A Proliferation of Statues, an Unsung Call for Protest
One thing you can be sure of as you travel the Caucasus is a surprisingly large quantity of statues, both expected and unexpected. On the expected side, you have the eternal Nizami Gəncəvi, seemingly featured in every town in Azerbaijan, likely in front of any library or museum. And Nizami’s popularity in Azerbaijan is surpassed only by the unrivaled Heydər Əliyev. And then you’ll also see local heroes, such as Lənkəran’s own Həzi Aslanov, a two-time Soviet war hero.
These aren’t that out of the ordinary. However, occasionally, you come across a statue that seems out of place. In Tbilisi, there’s a park dedicated Azerbaijan’s Heydər Əliyev, near (or at?) a park called Abano Tubanı. That version of Heydər is limbless, a torso and head resting on a shoulder-height pedestal. And in Xırdalan, a suburb of Baku, we have Egypt’s own Hosni Mubarak:
…unlike most Azerbaijanis, [Elnura] Jivazade sees Egyptian President Hosni Mubarak each morning. His statue, a symbol of Azerbaijani-Egyptian friendship, stands in a Khirdalan park that she passes each weekday on her way to work.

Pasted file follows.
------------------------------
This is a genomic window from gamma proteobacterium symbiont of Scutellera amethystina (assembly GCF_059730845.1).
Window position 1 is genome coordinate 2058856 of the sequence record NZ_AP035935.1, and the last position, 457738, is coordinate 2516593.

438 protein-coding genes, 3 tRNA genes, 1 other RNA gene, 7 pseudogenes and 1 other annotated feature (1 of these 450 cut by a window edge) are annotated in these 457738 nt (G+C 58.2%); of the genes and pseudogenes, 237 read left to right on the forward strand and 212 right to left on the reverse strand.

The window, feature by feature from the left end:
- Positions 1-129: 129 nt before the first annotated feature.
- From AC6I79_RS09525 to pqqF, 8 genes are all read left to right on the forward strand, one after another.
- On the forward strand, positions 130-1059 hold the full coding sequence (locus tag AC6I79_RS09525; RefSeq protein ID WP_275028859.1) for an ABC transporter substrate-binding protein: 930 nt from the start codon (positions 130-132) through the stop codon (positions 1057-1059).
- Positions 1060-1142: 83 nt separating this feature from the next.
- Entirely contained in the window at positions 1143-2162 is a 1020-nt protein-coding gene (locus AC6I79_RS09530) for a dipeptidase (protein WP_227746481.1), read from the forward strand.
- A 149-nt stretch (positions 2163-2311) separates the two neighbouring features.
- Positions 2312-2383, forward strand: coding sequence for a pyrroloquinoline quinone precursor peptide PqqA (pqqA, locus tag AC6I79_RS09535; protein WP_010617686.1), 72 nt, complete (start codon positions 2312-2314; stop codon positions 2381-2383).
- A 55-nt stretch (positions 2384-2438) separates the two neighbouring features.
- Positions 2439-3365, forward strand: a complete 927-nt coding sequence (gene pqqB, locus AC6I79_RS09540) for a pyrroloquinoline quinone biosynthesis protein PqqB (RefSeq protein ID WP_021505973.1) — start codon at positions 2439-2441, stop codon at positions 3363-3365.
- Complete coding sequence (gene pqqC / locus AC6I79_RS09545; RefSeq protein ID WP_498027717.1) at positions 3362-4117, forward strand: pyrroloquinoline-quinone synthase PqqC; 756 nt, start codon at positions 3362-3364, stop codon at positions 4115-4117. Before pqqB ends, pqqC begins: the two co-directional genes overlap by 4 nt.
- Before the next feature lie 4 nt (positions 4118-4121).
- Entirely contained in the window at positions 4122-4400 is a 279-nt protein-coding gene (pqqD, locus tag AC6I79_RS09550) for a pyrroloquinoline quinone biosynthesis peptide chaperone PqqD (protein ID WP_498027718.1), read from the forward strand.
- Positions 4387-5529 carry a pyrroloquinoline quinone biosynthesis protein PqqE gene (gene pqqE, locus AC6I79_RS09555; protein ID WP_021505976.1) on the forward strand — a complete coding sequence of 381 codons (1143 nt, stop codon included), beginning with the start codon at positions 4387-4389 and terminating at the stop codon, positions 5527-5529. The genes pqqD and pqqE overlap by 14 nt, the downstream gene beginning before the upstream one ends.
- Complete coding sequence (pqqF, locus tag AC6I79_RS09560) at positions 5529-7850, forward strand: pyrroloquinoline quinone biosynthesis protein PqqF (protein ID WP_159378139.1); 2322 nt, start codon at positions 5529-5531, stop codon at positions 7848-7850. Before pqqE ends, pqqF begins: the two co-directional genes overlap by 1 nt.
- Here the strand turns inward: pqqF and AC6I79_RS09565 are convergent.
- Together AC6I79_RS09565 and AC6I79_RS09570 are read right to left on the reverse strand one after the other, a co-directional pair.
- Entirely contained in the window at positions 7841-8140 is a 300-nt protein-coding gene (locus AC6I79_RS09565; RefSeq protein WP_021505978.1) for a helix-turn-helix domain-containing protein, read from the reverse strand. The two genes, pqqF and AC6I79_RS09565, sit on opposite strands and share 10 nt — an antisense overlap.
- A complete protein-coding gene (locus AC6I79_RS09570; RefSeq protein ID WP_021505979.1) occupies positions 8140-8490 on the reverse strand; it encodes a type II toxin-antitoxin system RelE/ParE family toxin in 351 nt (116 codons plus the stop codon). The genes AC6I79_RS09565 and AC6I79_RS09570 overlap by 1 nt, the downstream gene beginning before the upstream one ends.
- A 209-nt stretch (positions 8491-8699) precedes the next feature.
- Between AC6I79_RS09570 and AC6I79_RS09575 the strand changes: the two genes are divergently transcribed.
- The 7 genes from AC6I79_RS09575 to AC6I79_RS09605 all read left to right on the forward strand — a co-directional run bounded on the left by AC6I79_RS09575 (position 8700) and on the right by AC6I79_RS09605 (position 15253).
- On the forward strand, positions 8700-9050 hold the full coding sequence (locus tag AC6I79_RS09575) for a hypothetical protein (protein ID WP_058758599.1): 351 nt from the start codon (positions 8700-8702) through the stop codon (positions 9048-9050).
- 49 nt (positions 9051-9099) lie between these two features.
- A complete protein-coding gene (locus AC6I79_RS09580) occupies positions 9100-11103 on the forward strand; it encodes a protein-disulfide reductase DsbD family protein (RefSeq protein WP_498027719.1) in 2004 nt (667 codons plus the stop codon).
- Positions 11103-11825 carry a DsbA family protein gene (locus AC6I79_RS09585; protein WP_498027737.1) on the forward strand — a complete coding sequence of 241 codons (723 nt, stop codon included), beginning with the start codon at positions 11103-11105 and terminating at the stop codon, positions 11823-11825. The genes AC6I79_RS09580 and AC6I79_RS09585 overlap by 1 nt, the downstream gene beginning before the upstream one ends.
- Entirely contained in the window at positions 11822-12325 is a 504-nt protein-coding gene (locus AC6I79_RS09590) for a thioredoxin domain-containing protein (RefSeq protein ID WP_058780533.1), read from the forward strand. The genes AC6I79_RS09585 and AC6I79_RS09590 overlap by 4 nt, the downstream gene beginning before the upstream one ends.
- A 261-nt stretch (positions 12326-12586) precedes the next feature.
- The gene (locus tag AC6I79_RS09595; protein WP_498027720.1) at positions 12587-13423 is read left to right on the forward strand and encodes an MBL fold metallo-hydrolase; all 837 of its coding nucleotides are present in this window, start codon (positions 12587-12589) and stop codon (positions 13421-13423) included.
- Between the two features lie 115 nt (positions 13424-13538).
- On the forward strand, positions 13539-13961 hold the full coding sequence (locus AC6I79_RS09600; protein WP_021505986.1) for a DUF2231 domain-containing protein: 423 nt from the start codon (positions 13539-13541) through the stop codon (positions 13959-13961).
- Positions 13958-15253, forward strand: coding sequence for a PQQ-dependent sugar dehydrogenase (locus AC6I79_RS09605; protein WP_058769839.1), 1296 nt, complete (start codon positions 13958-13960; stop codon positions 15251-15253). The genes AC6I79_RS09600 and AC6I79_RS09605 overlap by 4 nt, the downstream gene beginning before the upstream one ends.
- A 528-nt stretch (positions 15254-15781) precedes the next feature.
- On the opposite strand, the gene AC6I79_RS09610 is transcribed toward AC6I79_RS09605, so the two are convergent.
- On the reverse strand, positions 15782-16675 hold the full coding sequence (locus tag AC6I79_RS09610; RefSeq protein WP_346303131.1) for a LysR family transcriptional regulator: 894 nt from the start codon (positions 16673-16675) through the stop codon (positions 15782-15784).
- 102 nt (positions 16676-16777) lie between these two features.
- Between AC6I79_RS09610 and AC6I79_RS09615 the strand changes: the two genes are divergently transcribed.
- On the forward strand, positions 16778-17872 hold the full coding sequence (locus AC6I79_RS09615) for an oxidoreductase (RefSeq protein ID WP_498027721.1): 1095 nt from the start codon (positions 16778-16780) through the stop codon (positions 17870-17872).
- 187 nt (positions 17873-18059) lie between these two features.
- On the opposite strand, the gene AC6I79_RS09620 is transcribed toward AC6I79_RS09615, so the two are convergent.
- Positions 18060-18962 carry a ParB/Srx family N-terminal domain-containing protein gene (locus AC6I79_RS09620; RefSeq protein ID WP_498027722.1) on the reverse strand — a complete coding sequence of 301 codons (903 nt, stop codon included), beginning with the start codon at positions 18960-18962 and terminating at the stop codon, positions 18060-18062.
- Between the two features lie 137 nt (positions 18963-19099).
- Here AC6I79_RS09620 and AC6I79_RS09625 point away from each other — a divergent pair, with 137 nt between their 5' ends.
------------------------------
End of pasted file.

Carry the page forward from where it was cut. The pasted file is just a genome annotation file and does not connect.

“I always wondered why this monument is standing here, and what will happen to it if the dictatorship falls in Egypt,” she said. “Now, Mubarak’s regime is falling, but he is still sitting here in the park with such confidence.”
I’m guessing that President Mubarak doesn’t hold so much confidence in Cairo right now. He could probably use some support from his stoic, Xırdalan-bound self.
The article above, from Eurasianet, seeks to draw connections between Egypt’s situation and our situation here in Azerbaijan. It’s a nice summary of some details, like the recording of a song by the First Ladies of the two countries and the two countries’ similarity in demographics. Yet, I think we can be fairly sure that the similarities don’t go much further than that.
Of course there are people here restless for change, but that’s how it is anywhere, regardless of the top leadership. I don’t question Zohrab Ismayil’s sincerity, but as Steve says here, Azerbaijan just isn’t in the same place right now that Egypt is, itching for a cause to blow up in opposition.
For more insight on Egypt, also take a peek at Steve’s recent postings here.